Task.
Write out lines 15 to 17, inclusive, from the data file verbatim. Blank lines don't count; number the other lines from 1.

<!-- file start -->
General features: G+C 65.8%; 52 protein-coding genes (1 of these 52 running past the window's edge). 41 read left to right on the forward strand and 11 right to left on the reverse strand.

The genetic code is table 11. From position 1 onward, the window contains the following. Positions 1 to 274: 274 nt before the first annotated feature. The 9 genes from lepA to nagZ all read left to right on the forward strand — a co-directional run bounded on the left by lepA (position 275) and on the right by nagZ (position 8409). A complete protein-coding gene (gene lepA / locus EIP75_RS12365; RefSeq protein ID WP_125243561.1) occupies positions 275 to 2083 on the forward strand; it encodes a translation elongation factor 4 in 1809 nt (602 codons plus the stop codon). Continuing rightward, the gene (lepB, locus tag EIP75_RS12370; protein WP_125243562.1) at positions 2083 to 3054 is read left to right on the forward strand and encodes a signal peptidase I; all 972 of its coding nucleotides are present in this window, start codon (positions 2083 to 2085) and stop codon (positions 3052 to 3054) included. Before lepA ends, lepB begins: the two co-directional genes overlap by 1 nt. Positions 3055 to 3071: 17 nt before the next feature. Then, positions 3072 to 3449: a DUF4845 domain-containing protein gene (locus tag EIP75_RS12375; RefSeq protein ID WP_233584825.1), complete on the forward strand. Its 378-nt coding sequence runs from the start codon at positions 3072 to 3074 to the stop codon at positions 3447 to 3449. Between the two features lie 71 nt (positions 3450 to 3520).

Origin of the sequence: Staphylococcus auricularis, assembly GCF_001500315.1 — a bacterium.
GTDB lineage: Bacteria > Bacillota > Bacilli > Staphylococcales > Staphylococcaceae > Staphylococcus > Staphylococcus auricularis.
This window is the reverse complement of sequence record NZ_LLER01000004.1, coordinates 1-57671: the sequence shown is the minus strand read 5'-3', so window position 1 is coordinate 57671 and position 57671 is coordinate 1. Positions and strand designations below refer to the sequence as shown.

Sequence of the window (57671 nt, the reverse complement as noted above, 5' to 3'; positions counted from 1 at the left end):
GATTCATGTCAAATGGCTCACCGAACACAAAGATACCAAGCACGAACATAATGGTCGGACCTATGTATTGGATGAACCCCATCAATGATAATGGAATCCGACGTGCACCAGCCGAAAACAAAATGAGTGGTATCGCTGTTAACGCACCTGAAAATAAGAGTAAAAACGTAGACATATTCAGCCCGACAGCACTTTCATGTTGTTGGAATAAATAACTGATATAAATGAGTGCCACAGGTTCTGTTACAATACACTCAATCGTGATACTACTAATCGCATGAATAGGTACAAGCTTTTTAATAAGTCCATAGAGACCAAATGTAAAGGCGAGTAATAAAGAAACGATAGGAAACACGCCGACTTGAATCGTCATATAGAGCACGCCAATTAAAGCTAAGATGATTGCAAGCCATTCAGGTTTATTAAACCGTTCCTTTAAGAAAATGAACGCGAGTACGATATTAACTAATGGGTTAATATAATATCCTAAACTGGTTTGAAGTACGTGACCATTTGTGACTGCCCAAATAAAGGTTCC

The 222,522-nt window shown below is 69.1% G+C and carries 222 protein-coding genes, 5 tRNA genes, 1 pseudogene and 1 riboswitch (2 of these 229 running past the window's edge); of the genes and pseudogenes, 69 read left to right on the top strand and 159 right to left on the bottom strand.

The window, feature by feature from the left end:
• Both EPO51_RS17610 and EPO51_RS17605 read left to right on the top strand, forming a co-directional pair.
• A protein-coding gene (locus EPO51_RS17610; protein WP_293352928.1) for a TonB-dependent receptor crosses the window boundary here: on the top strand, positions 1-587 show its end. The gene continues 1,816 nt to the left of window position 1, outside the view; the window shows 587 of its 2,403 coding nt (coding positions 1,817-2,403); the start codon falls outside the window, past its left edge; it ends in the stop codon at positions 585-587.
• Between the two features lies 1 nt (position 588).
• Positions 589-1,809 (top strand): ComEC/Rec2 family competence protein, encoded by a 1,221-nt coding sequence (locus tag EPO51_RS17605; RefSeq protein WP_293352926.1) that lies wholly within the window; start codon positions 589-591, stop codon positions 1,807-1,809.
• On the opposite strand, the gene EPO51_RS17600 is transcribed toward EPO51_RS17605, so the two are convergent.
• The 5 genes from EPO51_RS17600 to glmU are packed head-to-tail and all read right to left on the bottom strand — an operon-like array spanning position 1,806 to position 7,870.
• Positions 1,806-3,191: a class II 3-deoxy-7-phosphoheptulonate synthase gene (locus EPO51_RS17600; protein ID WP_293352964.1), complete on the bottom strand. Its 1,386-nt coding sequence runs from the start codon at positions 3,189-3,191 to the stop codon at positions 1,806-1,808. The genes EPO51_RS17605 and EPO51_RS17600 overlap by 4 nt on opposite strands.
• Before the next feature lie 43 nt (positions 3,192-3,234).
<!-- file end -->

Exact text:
• The 5 genes from EPO51_RS17600 to glmU are packed head-to-tail and all read right to left on the bottom strand — an operon-like array spanning position 1,806 to position 7,870.
• Positions 1,806-3,191: a class II 3-deoxy-7-phosphoheptulonate synthase gene (locus EPO51_RS17600; protein ID WP_293352964.1), complete on the bottom strand. Its 1,386-nt coding sequence runs from the start codon at positions 3,189-3,191 to the stop codon at positions 1,806-1,808. The genes EPO51_RS17605 and EPO51_RS17600 overlap by 4 nt on opposite strands.
• Before the next feature lie 43 nt (positions 3,192-3,234).